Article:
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Wednesday, November 19, 2008

Dynamic Foot Balance: Toe First vs Heel First Landing

Posted by Fran Jurga | 19 November 2008 | www.hoofcare.blogspot.com

Or, "the qualitative effect of addition and subtraction of a wedge heel on dynamic landing pattern at the trot (up)...."

I saw this photo in Horse and Hound and had a good laugh. There was no caption, no explanation of whose leg and shoe that was. Intrigued, I ripped out the photo and let it flutter around on my dashboard for a few days while I drove to a conference. I laughed every time I saw it.

Finally, today, I found out the rest of the story. It's a about a woman named Claire...who can't stride out at all.

Claire Lomas is a ****event rider who was badly injured in a fall. She injured her spine (in addition to just about everything else) and, as she so understatedly says, "can't walk, at the mo".

But her friends still can. One of the riders at Weston Park horse trials last month hatched a plan to turn the trot-up and vet inspection into a mini-fundraiser to help Claire with her medical bills. Everyone chipped in to egg him (yes, him) on and his plan became more and more outrageous. As did his hair and his outfit...and, finally, his shoes.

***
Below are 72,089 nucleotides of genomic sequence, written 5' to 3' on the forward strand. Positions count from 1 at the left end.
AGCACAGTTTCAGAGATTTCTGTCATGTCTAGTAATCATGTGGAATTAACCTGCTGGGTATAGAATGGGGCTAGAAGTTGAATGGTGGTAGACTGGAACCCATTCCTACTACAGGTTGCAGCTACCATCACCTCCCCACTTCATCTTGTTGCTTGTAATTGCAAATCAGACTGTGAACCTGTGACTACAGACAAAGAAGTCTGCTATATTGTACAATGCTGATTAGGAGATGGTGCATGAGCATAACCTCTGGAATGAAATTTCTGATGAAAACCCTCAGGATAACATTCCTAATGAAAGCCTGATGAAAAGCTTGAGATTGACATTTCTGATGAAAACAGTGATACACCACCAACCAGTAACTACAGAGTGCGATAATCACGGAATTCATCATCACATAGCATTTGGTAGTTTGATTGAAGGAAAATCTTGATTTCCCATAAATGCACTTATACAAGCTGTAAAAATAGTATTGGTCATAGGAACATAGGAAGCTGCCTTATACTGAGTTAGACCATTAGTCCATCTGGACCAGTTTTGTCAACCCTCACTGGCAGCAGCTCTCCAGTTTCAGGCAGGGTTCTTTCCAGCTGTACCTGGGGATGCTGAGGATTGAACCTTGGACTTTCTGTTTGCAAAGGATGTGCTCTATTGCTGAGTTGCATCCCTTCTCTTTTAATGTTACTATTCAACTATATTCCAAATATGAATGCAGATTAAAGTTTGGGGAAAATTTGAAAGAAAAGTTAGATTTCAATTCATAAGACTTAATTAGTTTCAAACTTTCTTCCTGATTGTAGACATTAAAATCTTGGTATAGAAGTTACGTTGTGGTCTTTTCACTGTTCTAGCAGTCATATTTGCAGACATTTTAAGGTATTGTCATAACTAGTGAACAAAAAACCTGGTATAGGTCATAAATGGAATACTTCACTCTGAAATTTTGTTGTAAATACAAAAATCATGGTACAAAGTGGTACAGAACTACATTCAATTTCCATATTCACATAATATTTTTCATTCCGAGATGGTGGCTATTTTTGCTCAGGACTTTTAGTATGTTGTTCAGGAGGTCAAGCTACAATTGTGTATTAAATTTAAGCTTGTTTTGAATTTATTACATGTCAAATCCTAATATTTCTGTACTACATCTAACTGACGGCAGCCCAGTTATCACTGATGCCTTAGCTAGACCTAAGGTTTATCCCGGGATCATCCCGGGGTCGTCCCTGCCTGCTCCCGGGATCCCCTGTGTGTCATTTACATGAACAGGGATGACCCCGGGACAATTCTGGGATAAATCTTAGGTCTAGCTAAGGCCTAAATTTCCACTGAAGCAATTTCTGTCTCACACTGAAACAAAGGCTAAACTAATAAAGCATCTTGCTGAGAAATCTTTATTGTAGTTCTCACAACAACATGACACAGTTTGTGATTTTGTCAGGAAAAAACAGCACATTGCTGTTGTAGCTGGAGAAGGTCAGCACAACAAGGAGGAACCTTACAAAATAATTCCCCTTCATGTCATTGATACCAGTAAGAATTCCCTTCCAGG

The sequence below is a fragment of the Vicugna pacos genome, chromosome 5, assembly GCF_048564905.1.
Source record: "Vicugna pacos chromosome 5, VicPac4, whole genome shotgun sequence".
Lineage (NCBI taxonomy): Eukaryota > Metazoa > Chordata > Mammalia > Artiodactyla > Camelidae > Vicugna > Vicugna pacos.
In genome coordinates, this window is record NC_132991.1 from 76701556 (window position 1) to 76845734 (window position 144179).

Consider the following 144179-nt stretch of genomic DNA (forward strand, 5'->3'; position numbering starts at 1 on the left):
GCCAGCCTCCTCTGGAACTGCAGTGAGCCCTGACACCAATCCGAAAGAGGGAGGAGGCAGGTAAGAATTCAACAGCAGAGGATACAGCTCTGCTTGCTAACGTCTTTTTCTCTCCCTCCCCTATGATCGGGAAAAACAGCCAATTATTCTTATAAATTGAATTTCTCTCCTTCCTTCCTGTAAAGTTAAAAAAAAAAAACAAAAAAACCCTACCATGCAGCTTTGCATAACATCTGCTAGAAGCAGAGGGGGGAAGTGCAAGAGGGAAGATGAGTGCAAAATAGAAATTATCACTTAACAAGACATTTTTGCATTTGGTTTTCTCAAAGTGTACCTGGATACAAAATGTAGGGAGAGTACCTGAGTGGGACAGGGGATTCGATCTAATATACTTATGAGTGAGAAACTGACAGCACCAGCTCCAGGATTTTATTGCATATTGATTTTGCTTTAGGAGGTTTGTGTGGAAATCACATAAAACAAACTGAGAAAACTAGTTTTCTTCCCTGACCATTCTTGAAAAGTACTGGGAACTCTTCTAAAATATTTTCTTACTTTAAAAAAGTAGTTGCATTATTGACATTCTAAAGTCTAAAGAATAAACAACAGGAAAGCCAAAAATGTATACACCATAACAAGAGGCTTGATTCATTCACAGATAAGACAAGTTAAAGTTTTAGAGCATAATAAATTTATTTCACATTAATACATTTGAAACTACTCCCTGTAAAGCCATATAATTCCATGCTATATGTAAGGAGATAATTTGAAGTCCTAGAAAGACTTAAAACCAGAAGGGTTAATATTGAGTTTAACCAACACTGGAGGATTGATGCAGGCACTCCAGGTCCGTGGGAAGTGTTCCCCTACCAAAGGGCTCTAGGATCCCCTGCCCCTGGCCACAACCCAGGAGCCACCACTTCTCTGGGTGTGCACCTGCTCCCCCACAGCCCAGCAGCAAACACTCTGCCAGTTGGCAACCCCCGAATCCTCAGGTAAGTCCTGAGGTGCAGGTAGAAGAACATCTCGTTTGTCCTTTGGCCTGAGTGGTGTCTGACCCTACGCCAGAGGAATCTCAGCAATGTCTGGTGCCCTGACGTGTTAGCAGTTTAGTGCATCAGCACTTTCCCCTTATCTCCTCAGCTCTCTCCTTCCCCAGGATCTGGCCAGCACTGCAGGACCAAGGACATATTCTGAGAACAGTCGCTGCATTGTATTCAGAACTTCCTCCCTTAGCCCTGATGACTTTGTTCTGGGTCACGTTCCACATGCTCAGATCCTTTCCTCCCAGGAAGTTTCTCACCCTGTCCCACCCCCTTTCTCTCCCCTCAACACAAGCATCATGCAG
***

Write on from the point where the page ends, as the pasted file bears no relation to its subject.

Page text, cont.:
When the time came, the fellow literally did have to trot his horse, which meant he had to run in five-inch Lucite high heels. Luckily Martha from Equestrian Services Thorney was on hand to capture it with her camera.

This guy's still raking it in and the photo of his best-shod foot is traveling around the world, thanks to Horse and Hound and the Hoof Blog. A donation from the Hoof Blog was made today through Martha to the Claire Lomas Fund so that we could make you laugh this morning.

Read more about Claire and her plans to walk again at www.get-claire-walking.co.uk.

© Fran Jurga and Hoofcare Publishing. No use without permission. If you would like to use the photo, I am sure that Martha at EST would arrange a donation to Claire's fund for you, too.

Fran Jurga's Hoof Blog is a between-issues news service for subscribers to Hoofcare and Lameness Journal. This blog may be read online at the blog page, checked via RSS feed, or received via a digest-type email (requires signup in box at top right of blog page).

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